Ol’ Max Evans: The First Thousand Years

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On April 4, 2019, the Texas Tech Museum will host a screening of Ol’ Max Evans: The First Thousand Years, a documentary highlighting the life of acclaimed western writer Max Evans directed by Paul Barnes and Lorene Mills. The film’s directors drew upon the Max Evans Papers housed at the Southwest Collection in making the documentary. The papers contain a number of drafts, short stories, screenplays, and other ephemera.

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Born in Ropes, Texas, in 1925, Max Evans later moved to northern New Mexico, which would serve as the setting for many of his works.

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The Max Evans Papers document Evans’ career as a writer from his first published short story in the Denver Post to his more recent works.

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They also provide insight into Evan’s creative process by showing the trajectory of the author’s thoughts, oftentimes beginning with scribbled notes on napkins and scratch paper. The collection also contains noteworthy correspondence between Evans and other creative figures such as Rudolfo Anaya and Martin Scorsese.

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The Hi-Lo Country is arguably Evan’s most popular work and was later made into a feature film starring Woody Harrelson and Patricia Arquette. The screenplay for the film went through several iterations including an early draft by Sam Peckinpah (the screenwriter of the popular film The Wild Bunch).

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While many of Evan’s works focus heavily on cowboy culture in northeastern New Mexico, Evans also wrote a work about Mildred Clark, a prostitute and entrepreneur in Silver City, New Mexico. Drawing upon several hours of interviews with Clark, Madam Millie: Bordellos from Silver City to Ketchikan tells Clark’s story from her humble beginnings as an orphan to her eventual success running a brothel in Silver City, New Mexico.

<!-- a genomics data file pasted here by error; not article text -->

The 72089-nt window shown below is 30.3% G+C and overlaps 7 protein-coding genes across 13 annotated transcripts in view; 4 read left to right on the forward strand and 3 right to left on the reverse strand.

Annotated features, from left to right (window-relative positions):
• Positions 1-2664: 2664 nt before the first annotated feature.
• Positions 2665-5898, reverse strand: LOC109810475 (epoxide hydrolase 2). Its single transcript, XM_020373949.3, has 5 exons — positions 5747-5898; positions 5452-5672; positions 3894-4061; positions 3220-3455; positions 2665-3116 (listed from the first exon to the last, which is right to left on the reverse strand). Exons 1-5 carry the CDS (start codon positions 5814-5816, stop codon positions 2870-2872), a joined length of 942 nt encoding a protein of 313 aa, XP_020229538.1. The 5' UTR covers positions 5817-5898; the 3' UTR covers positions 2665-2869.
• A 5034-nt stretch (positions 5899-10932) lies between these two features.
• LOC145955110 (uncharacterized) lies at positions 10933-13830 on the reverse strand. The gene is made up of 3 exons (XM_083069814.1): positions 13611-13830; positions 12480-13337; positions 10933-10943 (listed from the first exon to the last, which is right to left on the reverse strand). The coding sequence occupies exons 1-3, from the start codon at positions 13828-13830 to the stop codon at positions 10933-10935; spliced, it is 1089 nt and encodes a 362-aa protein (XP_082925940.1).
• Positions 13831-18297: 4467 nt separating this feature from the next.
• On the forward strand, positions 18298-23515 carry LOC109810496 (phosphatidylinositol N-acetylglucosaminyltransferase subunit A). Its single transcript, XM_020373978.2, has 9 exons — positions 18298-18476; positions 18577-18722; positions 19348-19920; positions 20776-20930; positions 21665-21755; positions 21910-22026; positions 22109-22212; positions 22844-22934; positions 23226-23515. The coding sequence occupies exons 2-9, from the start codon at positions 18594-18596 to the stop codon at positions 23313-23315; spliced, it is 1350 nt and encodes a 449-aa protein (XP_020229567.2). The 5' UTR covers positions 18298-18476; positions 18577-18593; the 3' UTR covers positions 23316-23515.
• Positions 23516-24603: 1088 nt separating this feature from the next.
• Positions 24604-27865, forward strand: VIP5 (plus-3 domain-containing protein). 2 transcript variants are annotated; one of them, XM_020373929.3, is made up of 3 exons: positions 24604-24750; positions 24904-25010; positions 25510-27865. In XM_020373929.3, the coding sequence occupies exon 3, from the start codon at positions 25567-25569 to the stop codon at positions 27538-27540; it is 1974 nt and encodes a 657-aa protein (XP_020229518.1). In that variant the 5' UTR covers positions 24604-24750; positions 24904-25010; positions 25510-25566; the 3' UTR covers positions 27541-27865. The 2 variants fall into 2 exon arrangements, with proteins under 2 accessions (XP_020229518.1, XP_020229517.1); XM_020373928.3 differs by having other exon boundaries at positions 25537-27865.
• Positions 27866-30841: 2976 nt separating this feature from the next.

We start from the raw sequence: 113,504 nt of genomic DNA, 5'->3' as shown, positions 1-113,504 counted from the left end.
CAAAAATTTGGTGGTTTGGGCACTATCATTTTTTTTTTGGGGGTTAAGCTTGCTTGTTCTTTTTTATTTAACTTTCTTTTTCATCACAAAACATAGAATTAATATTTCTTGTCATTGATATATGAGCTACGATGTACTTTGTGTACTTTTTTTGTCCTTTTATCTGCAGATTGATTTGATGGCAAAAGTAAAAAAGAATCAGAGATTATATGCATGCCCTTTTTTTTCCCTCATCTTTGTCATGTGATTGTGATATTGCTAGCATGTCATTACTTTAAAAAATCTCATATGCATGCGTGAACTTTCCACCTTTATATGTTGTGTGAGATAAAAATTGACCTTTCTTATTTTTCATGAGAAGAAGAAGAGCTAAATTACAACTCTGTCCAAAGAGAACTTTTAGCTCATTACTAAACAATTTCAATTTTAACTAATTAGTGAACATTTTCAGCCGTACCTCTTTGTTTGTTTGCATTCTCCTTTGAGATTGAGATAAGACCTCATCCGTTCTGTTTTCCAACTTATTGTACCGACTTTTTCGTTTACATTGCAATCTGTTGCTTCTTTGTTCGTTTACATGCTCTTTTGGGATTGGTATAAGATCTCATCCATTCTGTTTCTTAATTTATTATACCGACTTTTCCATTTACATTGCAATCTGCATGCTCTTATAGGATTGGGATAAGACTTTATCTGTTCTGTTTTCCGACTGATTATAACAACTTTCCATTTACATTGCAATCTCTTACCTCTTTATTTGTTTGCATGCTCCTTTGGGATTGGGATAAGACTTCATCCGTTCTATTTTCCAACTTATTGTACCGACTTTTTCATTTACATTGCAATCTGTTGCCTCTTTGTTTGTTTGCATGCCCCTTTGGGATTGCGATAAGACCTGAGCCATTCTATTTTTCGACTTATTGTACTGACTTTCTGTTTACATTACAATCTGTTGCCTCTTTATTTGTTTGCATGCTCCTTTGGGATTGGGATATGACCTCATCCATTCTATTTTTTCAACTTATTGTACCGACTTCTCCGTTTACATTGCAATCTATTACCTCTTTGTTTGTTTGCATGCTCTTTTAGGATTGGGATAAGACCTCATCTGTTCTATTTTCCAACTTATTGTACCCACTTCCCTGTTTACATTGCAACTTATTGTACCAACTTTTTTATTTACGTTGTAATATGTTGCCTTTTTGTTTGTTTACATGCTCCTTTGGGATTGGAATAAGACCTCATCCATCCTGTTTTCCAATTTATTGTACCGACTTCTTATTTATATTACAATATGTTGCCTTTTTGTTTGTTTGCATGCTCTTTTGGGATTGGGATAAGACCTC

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The Max Evans Papers contain several reels of interviews between Millie Clark and Max Evans, as well as several other items including original call girl credit cards, above.

If you’re interested in learning more about Max Evans, his various projects, and his career as a writer, come browse his papers at the Southwest Collection!

Women’s History Month – with Hermine Tobolowsky and the Texas’ Equal Rights Amendment of 1972!

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March is Women’s History Month! And we didn’t have to think twice about sharing one of our favorite archival collections on that topic: the papers of Hermine Dalkowitz Tobolowsky. Known as “the Mother of the Texas Equal Rights Amendment,” Tobolowsky coordinated the Amendment’s passage in 1972. Her papers document not only the years of hard work that went into that triumph, but also her involvement with other facets of the women’s movement.

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Hermine Tobolowsky was born January 13, 1921, in San Antonio, Texas. She attended Incarnate Word College in San Antonio and the University of San Antonio (now Trinity University). She went on to obtain a law degree from the University of Texas at Austin School of Law. After facing blatant discrimination, she opened a private law practice in San Antonio and became ever-more involved with women’s groups that were interested in tackling the same issues she had faced.

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By 1957, she had become the leader of the Texas-wide campaign for equal legal rights for men and women. The Texas Federation of Business and Professional Women had asked her to spearhead their causes, such as a bill empowering married women to own property separately from their husbands. By 1959, this had evolved into the Texas Equal Rights Amendment (ERA). After its passage 15 years later, Tobolowsky didn’t rest on her laurels. She continued her work in the Women’s Rights Movement, presenting speeches and workshops on women’s issues and serving as a legal advisor for numerous women’s organizations right up to her death on July 25, 1995.

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But what was the ERA? A look at the fact sheet above gives you a sense of its original conception, but in its final form it “simply” amended the Texas Constitution to ensure that equality under the law couldn’t be denied due to sex, race, color, creed, or national origin. Its passage was a struggle, facing opposition at various times by the State Bar of Texas, private groups and lobbyists, and numerous legislators. After its inception, however, it was used time and again by Texas attorneys general, legislators, and women’s organizations to strike down laws, refine existing laws, or generally lobby for ongoing social and political change on behalf of women.

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Tobolowsky’s collection is replete with correspondence, pamphlets, women’s organizations’ directories and newsletters, and even drafts of speeches and articles written by Tobolowsky and other women in the movement. A handful of her scrapbooks contain a wealth of information about her life and career as well. All of this great stuff can be found here at the Southwest Collection, so come on in and visit with our ever-helpful Reference staff to get your hands on it!